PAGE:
Science does not rest on metaphysical assumptions

It’s a commonly made claim: science depends on making metaphysical assumptions. Here the claim is being made by Kevin Mitchell, a neuroscientist and author of the book Innate: How the Wiring of Our Brains Shapes Who We Are (which I recommend).

His Twitter thread was in response to an article by Richard Dawkins in The Spectator:

Dawkins’s writing style does seem to divide opinion, though personally I liked the piece and consider Dawkins to be more astute on the nature of science than he is given credit for. Mitchell’s central criticism is that Dawkins fails to recognise that science must rest on metaphysics:

This is a “foundational” view of science, supposing that we build knowledge from the bottom up, and that the foundation consists of axioms of logic, mathematics and metaphysics. This idea runs into a huge problem: how do we validate metaphysics? Everyone has given up on the quest for a priori truths. And if we can’t validate metaphysics, then how can we argue that science arrives at truth if it rests on unwarranted assumptions?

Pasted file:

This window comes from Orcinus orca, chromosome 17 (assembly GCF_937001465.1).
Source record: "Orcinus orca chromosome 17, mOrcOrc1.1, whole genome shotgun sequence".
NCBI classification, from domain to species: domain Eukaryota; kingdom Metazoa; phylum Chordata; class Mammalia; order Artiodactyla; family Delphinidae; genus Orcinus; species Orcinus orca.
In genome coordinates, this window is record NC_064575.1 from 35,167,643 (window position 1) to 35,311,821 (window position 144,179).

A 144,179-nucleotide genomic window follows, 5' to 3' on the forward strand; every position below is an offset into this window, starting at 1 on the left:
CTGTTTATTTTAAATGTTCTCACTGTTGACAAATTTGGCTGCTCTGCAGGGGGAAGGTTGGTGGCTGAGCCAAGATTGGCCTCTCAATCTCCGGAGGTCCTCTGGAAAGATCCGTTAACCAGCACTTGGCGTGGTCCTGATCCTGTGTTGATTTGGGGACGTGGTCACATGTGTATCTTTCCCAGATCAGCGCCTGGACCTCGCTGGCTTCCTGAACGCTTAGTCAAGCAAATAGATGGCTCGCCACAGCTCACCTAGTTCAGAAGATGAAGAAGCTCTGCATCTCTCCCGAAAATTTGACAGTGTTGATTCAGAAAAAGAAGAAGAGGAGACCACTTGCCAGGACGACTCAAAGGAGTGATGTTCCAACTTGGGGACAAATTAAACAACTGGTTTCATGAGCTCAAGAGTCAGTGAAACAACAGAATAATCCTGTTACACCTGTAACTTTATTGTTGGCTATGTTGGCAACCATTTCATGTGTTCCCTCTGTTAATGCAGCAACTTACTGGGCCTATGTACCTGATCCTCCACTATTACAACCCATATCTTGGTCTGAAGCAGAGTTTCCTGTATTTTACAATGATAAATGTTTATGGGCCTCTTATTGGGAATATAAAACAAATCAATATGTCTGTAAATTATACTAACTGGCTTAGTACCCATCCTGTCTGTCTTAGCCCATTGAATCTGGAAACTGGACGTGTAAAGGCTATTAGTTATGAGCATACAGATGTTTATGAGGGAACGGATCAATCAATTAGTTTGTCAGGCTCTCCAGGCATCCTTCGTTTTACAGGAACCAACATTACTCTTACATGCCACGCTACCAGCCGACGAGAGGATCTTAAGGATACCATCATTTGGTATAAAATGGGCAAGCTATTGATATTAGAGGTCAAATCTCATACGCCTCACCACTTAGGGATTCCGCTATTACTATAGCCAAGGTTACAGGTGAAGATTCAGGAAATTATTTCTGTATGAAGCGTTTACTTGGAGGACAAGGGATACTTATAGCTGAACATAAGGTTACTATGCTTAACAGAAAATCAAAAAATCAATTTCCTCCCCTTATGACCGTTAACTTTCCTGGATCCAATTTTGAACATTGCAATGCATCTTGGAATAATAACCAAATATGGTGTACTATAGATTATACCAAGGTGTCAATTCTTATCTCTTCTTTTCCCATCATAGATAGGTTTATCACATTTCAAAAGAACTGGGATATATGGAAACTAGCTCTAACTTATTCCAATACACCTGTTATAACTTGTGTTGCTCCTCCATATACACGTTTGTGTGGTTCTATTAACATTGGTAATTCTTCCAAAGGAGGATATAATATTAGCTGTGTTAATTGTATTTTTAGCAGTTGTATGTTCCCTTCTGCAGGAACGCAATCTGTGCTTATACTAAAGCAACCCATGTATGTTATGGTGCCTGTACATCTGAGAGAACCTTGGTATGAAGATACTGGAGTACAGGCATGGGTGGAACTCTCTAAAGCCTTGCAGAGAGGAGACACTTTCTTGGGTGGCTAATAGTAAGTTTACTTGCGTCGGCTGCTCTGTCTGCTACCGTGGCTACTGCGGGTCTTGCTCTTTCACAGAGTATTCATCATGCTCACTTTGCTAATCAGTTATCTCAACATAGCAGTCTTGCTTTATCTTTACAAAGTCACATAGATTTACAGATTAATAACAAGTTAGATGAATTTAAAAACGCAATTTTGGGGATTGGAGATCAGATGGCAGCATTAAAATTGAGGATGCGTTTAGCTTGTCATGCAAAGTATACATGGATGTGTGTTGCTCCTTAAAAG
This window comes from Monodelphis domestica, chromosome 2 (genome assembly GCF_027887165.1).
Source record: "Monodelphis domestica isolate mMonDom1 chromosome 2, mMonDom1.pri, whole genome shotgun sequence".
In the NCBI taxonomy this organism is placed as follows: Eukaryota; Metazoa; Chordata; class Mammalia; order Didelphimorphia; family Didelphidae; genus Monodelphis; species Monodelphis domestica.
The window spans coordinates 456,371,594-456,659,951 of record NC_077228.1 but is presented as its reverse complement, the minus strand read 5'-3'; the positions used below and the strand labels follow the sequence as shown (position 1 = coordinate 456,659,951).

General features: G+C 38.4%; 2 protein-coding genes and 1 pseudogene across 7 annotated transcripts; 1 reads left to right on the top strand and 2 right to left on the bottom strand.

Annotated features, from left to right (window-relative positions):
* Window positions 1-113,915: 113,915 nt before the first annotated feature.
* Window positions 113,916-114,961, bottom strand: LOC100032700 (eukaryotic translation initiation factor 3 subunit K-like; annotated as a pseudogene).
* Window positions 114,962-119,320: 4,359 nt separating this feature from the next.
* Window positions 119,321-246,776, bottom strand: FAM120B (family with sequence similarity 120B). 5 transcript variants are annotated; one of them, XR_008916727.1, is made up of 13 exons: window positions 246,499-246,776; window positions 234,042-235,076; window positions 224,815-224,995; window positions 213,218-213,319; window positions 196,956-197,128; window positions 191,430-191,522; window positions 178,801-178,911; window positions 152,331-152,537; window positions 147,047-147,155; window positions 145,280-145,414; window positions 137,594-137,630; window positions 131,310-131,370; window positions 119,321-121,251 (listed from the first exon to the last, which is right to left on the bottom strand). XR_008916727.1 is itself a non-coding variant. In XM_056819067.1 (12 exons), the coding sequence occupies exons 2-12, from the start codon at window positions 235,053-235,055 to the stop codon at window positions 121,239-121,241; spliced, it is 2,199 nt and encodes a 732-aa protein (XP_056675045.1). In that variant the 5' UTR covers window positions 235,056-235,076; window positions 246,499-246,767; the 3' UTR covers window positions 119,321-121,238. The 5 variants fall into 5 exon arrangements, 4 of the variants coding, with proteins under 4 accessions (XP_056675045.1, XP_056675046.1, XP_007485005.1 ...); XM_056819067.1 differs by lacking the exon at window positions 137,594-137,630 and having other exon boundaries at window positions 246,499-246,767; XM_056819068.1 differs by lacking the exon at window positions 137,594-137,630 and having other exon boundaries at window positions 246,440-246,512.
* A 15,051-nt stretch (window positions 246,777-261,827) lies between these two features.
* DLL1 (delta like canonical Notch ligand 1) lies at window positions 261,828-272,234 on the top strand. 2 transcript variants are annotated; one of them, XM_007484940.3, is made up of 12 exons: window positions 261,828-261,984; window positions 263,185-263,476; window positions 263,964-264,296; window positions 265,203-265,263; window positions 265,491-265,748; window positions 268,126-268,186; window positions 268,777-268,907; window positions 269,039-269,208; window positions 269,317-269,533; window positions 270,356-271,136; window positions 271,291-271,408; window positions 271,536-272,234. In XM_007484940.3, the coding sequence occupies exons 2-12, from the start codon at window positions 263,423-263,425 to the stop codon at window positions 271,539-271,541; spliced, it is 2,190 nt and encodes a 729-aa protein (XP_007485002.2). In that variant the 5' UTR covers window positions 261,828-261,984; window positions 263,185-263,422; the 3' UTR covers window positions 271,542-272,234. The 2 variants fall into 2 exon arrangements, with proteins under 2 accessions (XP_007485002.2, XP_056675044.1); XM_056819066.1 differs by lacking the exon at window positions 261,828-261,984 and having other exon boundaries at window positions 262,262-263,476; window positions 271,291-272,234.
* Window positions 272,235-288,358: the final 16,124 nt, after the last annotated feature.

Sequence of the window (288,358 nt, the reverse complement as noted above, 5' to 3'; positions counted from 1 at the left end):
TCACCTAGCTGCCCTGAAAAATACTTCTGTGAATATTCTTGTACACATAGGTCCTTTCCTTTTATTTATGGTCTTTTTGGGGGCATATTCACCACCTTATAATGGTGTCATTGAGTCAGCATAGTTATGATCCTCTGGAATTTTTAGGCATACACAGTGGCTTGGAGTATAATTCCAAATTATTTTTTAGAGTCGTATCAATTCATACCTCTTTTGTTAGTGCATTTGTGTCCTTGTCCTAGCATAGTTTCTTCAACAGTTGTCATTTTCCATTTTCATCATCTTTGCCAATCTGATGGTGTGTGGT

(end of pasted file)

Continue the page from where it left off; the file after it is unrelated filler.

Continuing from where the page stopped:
I regard the foundational view of epistemology as wrong. Instead, we should adopt the view that philosophers of science call the Quinean Web view, also described, prior to Quine, by the analogy of Neurath’s raft.

This says that science arrives at a model of the world that consists of an intertwined web of ideas. We validate and improve the web by comparing the resulting world model to reality. But none of the individual ideas is “foundational” in the sense that it is axiomatic and not open to testing or challenge. Any and all ideas within the web can be assessed, and either accepted or rejected, by evaluating how well they help the overall web to model reality.

Crucially, this testing and verification extends to all parts of the web, to the logic, the mathematics, and to any “metaphysical assumptions” that you consider science to be making.